• The Dragon: At times, Marv acts as this to Harry, especially in the second film.
  • Dutch Angle: In the second film, a shot of Harry and Marv getting up from the street is shot this way.
  • Expy: Alex is mostly recycled from Kevin. Also a Suspiciously Similar Substitute.
  • The Eighties in the first film, The Nineties in the sequels (technically the first film is from 1990 but the cultural 80s didn't end until 1992 or 1993).
  • Even Evil Has Standards: Harry is disgusted by Marv's penchant for leaving the water running in all the houses they have robbed and tells him, "that's a sick thing to do!"
    • Harry is unwilling to follow Kevin into a church, even though he was hiding in the Nativity Scene. So is Marv. Seems more like they were afraid of it, though.
  • Everything Trying to Kill You: From the villains' point of view, this is what Kevin's house becomes.
  • Evil Is Petty: In between major heists, Marv either nicks change from a Salvation Army Santa or leaves the water running in the homes they rob.
  • Evil Laugh:

Sleeping man: Watch it, kid! Ha ha ha ha ha ha ha ha ha ha ha ha ha ha!

  • Face Your Fears: Kevin has to face his fear of his basement furnace in the first movie.
  • Family-Friendly Firearms: When Harry tries to shoot the pigeon lady, his gun jams, probably due to the paint and varnish that fell on him after he let go of the burning rope. This was probably the filmmaker's way of reassuring the audience that Harry wouldn't have been able to shoot Kevin even if he tried.
  • Family-Unfriendly Violence: The first two films are full of it, Harry and Marv in the second film in particular should've been dead before the end.
  • The Family for the Whole Family: Somewhat subverted; in the first two films, Harry and Marv eventually end up outwitting and catching Kevin, they plan on killing him (really slowly in the first one), and they're only stopped by the sudden intervention of an adult. However, the fact that they didn't just shoot him or at least tie him up at gunpoint to begin with is less than realistic. The lack of swearing from hardened criminals in terrible pain is also quite noticeable. Word is they had to do quite a few retakes because Pesci couldn't shut his filthy mouth.
    • Justified a bit in that Pesci just came from doing Goodfellas, where he elevated F-bombs to an art form.
    • It's also justified both times for why they didn't do the above: in the first film they don't have a gun (which makes sense- they expect to be robbing empty houses on an empty street), and by the time they grab Kevin are too pissed off to worry about tying him up. In the second Harry does have a gun and is prepared to use it...but again, he doesn't get the chance until he's put through hell first, by which point its too late.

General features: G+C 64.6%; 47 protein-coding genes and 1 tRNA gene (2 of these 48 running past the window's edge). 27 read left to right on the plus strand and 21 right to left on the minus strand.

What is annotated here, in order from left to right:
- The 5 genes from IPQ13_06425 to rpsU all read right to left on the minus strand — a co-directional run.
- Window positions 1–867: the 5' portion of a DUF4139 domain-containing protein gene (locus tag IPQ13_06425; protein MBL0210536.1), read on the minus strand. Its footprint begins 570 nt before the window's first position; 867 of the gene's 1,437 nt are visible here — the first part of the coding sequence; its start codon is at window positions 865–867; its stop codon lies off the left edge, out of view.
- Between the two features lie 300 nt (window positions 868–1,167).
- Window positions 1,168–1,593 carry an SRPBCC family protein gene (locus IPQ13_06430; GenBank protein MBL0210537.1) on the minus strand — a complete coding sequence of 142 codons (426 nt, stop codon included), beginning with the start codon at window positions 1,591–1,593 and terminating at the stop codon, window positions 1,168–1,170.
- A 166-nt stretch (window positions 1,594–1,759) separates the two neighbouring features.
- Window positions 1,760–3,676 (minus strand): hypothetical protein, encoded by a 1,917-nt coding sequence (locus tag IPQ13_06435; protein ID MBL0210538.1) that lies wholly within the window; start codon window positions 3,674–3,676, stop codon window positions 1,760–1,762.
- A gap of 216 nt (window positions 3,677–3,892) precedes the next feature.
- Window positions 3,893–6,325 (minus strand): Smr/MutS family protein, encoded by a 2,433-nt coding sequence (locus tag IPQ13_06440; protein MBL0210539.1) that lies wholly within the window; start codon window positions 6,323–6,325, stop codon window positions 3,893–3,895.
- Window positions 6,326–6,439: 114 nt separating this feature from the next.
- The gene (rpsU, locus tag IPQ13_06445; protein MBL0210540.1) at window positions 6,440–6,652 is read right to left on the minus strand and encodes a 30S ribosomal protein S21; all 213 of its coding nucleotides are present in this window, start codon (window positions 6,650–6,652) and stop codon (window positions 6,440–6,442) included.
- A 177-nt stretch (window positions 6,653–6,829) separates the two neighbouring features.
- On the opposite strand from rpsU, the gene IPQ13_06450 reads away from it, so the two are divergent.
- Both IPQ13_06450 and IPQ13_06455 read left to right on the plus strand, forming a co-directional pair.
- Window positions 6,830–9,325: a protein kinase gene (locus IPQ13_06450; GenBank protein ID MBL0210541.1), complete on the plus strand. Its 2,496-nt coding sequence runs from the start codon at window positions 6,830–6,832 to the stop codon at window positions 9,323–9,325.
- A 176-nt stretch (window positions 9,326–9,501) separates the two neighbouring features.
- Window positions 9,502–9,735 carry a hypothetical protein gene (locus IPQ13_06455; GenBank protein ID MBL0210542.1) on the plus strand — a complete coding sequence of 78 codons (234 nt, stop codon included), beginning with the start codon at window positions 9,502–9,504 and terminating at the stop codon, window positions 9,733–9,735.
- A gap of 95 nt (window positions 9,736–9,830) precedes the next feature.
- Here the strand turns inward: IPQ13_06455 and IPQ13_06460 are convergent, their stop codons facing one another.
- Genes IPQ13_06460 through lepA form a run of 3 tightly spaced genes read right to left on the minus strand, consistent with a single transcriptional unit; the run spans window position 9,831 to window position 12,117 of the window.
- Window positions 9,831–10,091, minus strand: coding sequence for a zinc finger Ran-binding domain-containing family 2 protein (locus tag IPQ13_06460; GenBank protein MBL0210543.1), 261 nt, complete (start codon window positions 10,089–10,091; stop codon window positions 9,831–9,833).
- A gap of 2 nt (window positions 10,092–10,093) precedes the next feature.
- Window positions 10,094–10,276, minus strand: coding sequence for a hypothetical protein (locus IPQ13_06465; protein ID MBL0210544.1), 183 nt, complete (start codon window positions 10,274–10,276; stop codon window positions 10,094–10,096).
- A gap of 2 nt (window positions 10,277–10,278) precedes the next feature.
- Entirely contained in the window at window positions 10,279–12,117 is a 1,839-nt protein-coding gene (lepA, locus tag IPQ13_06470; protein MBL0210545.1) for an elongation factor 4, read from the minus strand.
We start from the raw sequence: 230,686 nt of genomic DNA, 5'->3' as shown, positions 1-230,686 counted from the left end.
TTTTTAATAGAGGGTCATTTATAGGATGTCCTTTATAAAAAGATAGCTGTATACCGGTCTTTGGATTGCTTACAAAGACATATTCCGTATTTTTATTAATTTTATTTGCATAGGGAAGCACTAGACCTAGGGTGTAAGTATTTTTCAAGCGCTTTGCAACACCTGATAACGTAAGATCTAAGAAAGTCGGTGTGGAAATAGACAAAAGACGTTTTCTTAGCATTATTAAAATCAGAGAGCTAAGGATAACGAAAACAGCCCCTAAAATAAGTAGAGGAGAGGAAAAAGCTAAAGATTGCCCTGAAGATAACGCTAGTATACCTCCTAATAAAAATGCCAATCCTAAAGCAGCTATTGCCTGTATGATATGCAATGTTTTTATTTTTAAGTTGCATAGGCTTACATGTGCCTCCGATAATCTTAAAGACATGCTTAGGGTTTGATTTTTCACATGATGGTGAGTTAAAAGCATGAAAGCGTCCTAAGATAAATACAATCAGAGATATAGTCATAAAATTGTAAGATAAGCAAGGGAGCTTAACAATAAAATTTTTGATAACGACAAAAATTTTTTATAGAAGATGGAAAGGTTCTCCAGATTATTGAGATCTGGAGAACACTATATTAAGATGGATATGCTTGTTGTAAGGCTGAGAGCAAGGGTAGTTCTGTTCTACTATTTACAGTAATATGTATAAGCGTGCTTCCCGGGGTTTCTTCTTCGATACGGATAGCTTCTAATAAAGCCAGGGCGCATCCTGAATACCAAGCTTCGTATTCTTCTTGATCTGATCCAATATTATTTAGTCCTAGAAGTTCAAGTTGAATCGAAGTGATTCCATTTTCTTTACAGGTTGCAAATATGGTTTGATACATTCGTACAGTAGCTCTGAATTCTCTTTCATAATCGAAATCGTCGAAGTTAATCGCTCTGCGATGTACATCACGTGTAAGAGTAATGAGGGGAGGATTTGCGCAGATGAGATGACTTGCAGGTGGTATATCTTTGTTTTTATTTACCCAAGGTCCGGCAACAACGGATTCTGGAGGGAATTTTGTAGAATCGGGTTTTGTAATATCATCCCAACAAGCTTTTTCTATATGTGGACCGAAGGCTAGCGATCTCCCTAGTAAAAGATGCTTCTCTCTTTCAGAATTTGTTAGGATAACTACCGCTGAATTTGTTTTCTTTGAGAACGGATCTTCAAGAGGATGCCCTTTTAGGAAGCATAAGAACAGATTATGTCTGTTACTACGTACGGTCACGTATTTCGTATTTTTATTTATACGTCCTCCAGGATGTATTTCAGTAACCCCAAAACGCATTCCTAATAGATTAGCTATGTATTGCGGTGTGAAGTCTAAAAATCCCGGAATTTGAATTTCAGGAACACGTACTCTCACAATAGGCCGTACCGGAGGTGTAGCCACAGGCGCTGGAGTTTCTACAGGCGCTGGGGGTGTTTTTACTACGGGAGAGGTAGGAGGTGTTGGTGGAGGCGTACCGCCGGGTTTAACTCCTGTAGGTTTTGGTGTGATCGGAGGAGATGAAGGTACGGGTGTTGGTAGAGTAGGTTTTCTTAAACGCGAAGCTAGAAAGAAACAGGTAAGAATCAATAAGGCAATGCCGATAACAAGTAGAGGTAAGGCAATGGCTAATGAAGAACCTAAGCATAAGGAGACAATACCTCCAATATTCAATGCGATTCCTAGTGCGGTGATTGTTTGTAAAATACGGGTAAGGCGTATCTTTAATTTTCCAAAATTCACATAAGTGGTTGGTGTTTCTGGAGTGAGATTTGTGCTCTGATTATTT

• Fat and Skinny: Harry and Marv, respectively.
    • Joe Pesci really isn't that fat, but he is much shorter and heavier than Daniel Stern.
  • Flanderization: In the second film, Harry is a lot meaner and grouchier and Marv dumber and sillier than in the first film.
  • Gave Up Too Soon: Kevin's mother looking for him in the second movie.
  • Genre Blind: Harry and Marv in the first movie - who, under the assumption that This Is Reality, assume that "Kids are stupid."
    • As noted below, in the second movie, Harry and Marv fail to consider that the traps would be modified. For example, Kevin reprises the paint can trick, and they think they only have to wait for two cans to swing by before rushing up the stairs. Kevin does use two paint cans, but also a very large and heavy pipe
  • Genre Savvy: Harry learns to expect some of the traps in the second movie, but doesn't count on them being modified.
    • "Don't you know a kid always wins against two idiots?"
  • Gold Tooth: Harry has a gold tooth, which produces a rare live-action Twinkle Smile. When Kevin recognizes it he realizes Harry was the same man posing as a police officer at the beginning of the film.
  • Gratuitous French: The family (sans Kevin) watching It's a Wonderful Life in French in the first movie...
    • Gratuitous Spanish: ...and then watching it en Español in the second, even though Florida is an English-speaking U.S. state, although Spanish may count as another language in Florida too.
  • Groin Attack: Way too many to count...
    • There's one groin injury per film.
    • One of the ways to dispatch the enemies (specifically the fat fedora man) in Lost in New York's game adaptation involves firing weapons at him, and he's seen clutching down to a certain area upon being hit.
  • Grumpy Bear: Harry and Uncle Frank.
  • Ham-to-Ham Combat: Harry and Marv during the brief scene in the second movie where they try to trick Kevin into thinking they've been hit with paint cans (only for them to be hit with an iron pipe for real a moment later).
  • Heartwarming Orphan: In the second film, one waves to Kevin from a window of the children's hospital and Kevin waves back, just before Kevin sets off to foil Harry and Marv's plan.
  • Hoist by His Own Petard: When the Wet Bandits are finally caught at the end of the first, the cops are able to identify which houses they robbed since Marv would leave the houses' sinks running as a calling card. Marv was proud of this, while Harry shakes his head.